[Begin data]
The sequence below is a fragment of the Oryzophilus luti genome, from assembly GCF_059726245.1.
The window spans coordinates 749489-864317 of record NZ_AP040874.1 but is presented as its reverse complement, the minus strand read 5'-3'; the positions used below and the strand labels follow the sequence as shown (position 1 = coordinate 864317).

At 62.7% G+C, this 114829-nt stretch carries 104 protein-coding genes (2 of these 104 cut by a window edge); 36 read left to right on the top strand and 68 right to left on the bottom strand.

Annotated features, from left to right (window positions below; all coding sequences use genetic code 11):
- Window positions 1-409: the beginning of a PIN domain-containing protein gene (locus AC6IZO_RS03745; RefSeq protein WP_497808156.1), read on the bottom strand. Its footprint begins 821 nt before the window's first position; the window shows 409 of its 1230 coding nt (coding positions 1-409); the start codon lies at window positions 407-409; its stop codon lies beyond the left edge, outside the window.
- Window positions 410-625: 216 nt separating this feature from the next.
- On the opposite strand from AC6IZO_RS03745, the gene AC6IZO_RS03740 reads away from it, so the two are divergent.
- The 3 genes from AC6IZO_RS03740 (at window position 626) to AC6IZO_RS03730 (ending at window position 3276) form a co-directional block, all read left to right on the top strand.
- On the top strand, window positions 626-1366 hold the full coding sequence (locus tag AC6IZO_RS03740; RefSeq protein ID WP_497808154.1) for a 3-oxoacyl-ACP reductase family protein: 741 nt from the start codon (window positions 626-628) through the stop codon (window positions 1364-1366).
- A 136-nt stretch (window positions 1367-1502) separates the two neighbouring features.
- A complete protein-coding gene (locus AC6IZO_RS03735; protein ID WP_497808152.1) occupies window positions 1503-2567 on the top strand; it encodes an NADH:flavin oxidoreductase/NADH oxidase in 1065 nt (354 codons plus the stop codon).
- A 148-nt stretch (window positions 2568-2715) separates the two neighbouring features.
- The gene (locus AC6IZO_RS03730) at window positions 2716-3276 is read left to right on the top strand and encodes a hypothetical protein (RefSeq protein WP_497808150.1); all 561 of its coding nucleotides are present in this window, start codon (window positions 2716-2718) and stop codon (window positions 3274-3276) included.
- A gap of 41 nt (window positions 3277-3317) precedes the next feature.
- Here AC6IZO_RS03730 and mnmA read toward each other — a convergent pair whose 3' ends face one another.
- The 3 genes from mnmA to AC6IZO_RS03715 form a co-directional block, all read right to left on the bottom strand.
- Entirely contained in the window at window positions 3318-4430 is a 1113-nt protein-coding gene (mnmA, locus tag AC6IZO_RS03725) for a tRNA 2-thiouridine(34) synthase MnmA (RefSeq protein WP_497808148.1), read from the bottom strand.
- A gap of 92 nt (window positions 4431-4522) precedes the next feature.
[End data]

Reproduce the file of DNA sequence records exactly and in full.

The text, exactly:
The sequence below is a fragment of the Oryzophilus luti genome, from assembly GCF_059726245.1.
The window spans coordinates 749489-864317 of record NZ_AP040874.1 but is presented as its reverse complement, the minus strand read 5'-3'; the positions used below and the strand labels follow the sequence as shown (position 1 = coordinate 864317).

At 62.7% G+C, this 114829-nt stretch carries 104 protein-coding genes (2 of these 104 cut by a window edge); 36 read left to right on the top strand and 68 right to left on the bottom strand.

Annotated features, from left to right (window positions below; all coding sequences use genetic code 11):
- Window positions 1-409: the beginning of a PIN domain-containing protein gene (locus AC6IZO_RS03745; RefSeq protein WP_497808156.1), read on the bottom strand. Its footprint begins 821 nt before the window's first position; the window shows 409 of its 1230 coding nt (coding positions 1-409); the start codon lies at window positions 407-409; its stop codon lies beyond the left edge, outside the window.
- Window positions 410-625: 216 nt separating this feature from the next.
- On the opposite strand from AC6IZO_RS03745, the gene AC6IZO_RS03740 reads away from it, so the two are divergent.
- The 3 genes from AC6IZO_RS03740 (at window position 626) to AC6IZO_RS03730 (ending at window position 3276) form a co-directional block, all read left to right on the top strand.
- On the top strand, window positions 626-1366 hold the full coding sequence (locus tag AC6IZO_RS03740; RefSeq protein ID WP_497808154.1) for a 3-oxoacyl-ACP reductase family protein: 741 nt from the start codon (window positions 626-628) through the stop codon (window positions 1364-1366).
- A 136-nt stretch (window positions 1367-1502) separates the two neighbouring features.
- A complete protein-coding gene (locus AC6IZO_RS03735; protein ID WP_497808152.1) occupies window positions 1503-2567 on the top strand; it encodes an NADH:flavin oxidoreductase/NADH oxidase in 1065 nt (354 codons plus the stop codon).
- A 148-nt stretch (window positions 2568-2715) separates the two neighbouring features.
- The gene (locus AC6IZO_RS03730) at window positions 2716-3276 is read left to right on the top strand and encodes a hypothetical protein (RefSeq protein WP_497808150.1); all 561 of its coding nucleotides are present in this window, start codon (window positions 2716-2718) and stop codon (window positions 3274-3276) included.
- A gap of 41 nt (window positions 3277-3317) precedes the next feature.
- Here AC6IZO_RS03730 and mnmA read toward each other — a convergent pair whose 3' ends face one another.
- The 3 genes from mnmA to AC6IZO_RS03715 form a co-directional block, all read right to left on the bottom strand.
- Entirely contained in the window at window positions 3318-4430 is a 1113-nt protein-coding gene (mnmA, locus tag AC6IZO_RS03725) for a tRNA 2-thiouridine(34) synthase MnmA (RefSeq protein WP_497808148.1), read from the bottom strand.
- A gap of 92 nt (window positions 4431-4522) precedes the next feature.